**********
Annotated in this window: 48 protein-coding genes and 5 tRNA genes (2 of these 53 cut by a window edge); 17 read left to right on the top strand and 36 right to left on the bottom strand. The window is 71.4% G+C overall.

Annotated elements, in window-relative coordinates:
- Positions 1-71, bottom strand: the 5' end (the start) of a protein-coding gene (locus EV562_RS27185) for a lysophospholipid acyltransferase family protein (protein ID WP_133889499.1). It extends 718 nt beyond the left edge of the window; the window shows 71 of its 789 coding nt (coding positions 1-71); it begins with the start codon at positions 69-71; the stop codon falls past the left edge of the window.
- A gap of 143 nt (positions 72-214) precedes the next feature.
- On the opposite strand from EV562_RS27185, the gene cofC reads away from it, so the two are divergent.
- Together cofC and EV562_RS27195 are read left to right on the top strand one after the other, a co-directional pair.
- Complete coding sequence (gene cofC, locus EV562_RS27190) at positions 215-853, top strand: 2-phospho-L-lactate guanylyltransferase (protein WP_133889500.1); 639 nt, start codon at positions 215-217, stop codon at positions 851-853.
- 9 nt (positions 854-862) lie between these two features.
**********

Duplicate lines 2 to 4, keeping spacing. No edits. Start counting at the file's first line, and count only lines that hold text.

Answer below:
Annotated elements, in window-relative coordinates:
- Positions 1-71, bottom strand: the 5' end (the start) of a protein-coding gene (locus EV562_RS27185) for a lysophospholipid acyltransferase family protein (protein ID WP_133889499.1). It extends 718 nt beyond the left edge of the window; the window shows 71 of its 789 coding nt (coding positions 1-71); it begins with the start codon at positions 69-71; the stop codon falls past the left edge of the window.
- A gap of 143 nt (positions 72-214) precedes the next feature.